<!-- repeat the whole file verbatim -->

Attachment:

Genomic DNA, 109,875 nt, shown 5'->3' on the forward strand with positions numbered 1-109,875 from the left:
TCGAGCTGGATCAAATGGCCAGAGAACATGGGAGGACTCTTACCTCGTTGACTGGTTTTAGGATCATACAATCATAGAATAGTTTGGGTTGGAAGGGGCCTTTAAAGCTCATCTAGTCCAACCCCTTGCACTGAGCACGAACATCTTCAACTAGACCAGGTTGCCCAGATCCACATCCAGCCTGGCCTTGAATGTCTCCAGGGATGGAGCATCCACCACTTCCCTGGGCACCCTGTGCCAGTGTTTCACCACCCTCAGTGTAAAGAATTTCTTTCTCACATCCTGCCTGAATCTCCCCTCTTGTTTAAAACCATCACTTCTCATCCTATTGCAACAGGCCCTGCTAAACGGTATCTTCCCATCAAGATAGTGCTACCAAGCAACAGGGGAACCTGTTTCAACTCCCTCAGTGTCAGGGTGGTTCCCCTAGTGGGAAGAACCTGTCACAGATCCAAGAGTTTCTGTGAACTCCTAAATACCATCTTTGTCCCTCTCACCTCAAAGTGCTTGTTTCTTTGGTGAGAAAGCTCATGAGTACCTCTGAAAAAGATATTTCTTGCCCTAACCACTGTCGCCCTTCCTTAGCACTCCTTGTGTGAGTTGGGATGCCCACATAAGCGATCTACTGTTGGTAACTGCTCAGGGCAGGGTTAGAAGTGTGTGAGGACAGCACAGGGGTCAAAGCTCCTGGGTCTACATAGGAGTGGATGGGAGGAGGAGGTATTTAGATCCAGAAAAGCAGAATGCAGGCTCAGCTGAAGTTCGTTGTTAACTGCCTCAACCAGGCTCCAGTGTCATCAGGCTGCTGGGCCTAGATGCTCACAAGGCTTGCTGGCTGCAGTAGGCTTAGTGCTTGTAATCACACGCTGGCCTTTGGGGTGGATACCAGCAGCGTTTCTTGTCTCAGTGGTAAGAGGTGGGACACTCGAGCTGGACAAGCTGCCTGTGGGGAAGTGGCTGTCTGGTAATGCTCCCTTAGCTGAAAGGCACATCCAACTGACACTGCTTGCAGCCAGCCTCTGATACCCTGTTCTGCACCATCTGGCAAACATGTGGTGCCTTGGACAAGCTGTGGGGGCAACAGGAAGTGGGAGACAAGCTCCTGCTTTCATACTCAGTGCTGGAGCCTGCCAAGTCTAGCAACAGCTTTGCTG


Genomic DNA, 109,875 nt, shown 5'->3' on the forward strand with positions numbered 1-109,875 from the left:
TCGAGCTGGATCAAATGGCCAGAGAACATGGGAGGACTCTTACCTCGTTGACTGGTTTTAGGATCATACAATCATAGAATAGTTTGGGTTGGAAGGGGCCTTTAAAGCTCATCTAGTCCAACCCCTTGCACTGAGCACGAACATCTTCAACTAGACCAGGTTGCCCAGATCCACATCCAGCCTGGCCTTGAATGTCTCCAGGGATGGAGCATCCACCACTTCCCTGGGCACCCTGTGCCAGTGTTTCACCACCCTCAGTGTAAAGAATTTCTTTCTCACATCCTGCCTGAATCTCCCCTCTTGTTTAAAACCATCACTTCTCATCCTATTGCAACAGGCCCTGCTAAACGGTATCTTCCCATCAAGATAGTGCTACCAAGCAACAGGGGAACCTGTTTCAACTCCCTCAGTGTCAGGGTGGTTCCCCTAGTGGGAAGAACCTGTCACAGATCCAAGAGTTTCTGTGAACTCCTAAATACCATCTTTGTCCCTCTCACCTCAAAGTGCTTGTTTCTTTGGTGAGAAAGCTCATGAGTACCTCTGAAAAAGATATTTCTTGCCCTAACCACTGTCGCCCTTCCTTAGCACTCCTTGTGTGAGTTGGGATGCCCACATAAGCGATCTACTGTTGGTAACTGCTCAGGGCAGGGTTAGAAGTGTGTGAGGACAGCACAGGGGTCAAAGCTCCTGGGTCTACATAGGAGTGGATGGGAGGAGGAGGTATTTAGATCCAGAAAAGCAGAATGCAGGCTCAGCTGAAGTTCGTTGTTAACTGCCTCAACCAGGCTCCAGTGTCATCAGGCTGCTGGGCCTAGATGCTCACAAGGCTTGCTGGCTGCAGTAGGCTTAGTGCTTGTAATCACACGCTGGCCTTTGGGGTGGATACCAGCAGCGTTTCTTGTCTCAGTGGTAAGAGGTGGGACACTCGAGCTGGACAAGCTGCCTGTGGGGAAGTGGCTGTCTGGTAATGCTCCCTTAGCTGAAAGGCACATCCAACTGACACTGCTTGCAGCCAGCCTCTGATACCCTGTTCTGCACCATCTGGCAAACATGTGGTGCCTTGGACAAGCTGTGGGGGCAACAGGAAGTGGGAGACAAGCTCCTGCTTTCATACTCAGTGCTGGAGCCTGCCAAGTCTAGCAACAGCTTTGCTG